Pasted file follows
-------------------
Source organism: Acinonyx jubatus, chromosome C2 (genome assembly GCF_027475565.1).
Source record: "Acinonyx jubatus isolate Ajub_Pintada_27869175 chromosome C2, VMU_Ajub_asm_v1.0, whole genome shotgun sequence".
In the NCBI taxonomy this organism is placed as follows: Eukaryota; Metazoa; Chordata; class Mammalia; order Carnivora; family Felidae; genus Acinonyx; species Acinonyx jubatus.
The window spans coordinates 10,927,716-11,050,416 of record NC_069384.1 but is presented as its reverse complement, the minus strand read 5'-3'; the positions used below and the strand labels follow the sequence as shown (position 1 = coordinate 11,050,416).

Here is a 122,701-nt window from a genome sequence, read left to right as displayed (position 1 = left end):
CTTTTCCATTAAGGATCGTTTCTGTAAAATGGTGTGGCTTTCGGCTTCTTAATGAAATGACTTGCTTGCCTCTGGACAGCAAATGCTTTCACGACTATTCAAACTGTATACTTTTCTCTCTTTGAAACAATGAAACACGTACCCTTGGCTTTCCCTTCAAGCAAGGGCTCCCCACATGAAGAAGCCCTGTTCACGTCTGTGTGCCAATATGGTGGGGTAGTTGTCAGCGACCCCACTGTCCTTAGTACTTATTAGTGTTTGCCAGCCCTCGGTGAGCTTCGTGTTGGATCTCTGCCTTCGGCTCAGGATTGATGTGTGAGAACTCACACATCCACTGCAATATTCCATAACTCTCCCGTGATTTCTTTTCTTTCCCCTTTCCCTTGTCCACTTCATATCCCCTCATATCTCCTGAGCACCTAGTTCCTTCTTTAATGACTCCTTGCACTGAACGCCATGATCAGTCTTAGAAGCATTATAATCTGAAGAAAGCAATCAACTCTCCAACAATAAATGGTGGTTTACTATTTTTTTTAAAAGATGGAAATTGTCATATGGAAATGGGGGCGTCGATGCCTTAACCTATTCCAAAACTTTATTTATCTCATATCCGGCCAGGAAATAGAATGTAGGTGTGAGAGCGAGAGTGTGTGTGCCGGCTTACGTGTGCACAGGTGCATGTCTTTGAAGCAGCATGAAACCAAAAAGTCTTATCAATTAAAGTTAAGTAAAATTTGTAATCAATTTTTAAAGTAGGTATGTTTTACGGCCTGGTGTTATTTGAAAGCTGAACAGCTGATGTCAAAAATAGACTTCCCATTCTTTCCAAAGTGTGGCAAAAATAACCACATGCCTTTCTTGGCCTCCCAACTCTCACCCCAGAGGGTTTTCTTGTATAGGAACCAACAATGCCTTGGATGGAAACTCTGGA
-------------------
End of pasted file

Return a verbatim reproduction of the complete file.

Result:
Source organism: Acinonyx jubatus, chromosome C2 (genome assembly GCF_027475565.1).
Source record: "Acinonyx jubatus isolate Ajub_Pintada_27869175 chromosome C2, VMU_Ajub_asm_v1.0, whole genome shotgun sequence".
In the NCBI taxonomy this organism is placed as follows: Eukaryota; Metazoa; Chordata; class Mammalia; order Carnivora; family Felidae; genus Acinonyx; species Acinonyx jubatus.
The window spans coordinates 10,927,716-11,050,416 of record NC_069384.1 but is presented as its reverse complement, the minus strand read 5'-3'; the positions used below and the strand labels follow the sequence as shown (position 1 = coordinate 11,050,416).

Here is a 122,701-nt window from a genome sequence, read left to right as displayed (position 1 = left end):
CTTTTCCATTAAGGATCGTTTCTGTAAAATGGTGTGGCTTTCGGCTTCTTAATGAAATGACTTGCTTGCCTCTGGACAGCAAATGCTTTCACGACTATTCAAACTGTATACTTTTCTCTCTTTGAAACAATGAAACACGTACCCTTGGCTTTCCCTTCAAGCAAGGGCTCCCCACATGAAGAAGCCCTGTTCACGTCTGTGTGCCAATATGGTGGGGTAGTTGTCAGCGACCCCACTGTCCTTAGTACTTATTAGTGTTTGCCAGCCCTCGGTGAGCTTCGTGTTGGATCTCTGCCTTCGGCTCAGGATTGATGTGTGAGAACTCACACATCCACTGCAATATTCCATAACTCTCCCGTGATTTCTTTTCTTTCCCCTTTCCCTTGTCCACTTCATATCCCCTCATATCTCCTGAGCACCTAGTTCCTTCTTTAATGACTCCTTGCACTGAACGCCATGATCAGTCTTAGAAGCATTATAATCTGAAGAAAGCAATCAACTCTCCAACAATAAATGGTGGTTTACTATTTTTTTTAAAAGATGGAAATTGTCATATGGAAATGGGGGCGTCGATGCCTTAACCTATTCCAAAACTTTATTTATCTCATATCCGGCCAGGAAATAGAATGTAGGTGTGAGAGCGAGAGTGTGTGTGCCGGCTTACGTGTGCACAGGTGCATGTCTTTGAAGCAGCATGAAACCAAAAAGTCTTATCAATTAAAGTTAAGTAAAATTTGTAATCAATTTTTAAAGTAGGTATGTTTTACGGCCTGGTGTTATTTGAAAGCTGAACAGCTGATGTCAAAAATAGACTTCCCATTCTTTCCAAAGTGTGGCAAAAATAACCACATGCCTTTCTTGGCCTCCCAACTCTCACCCCAGAGGGTTTTCTTGTATAGGAACCAACAATGCCTTGGATGGAAACTCTGGA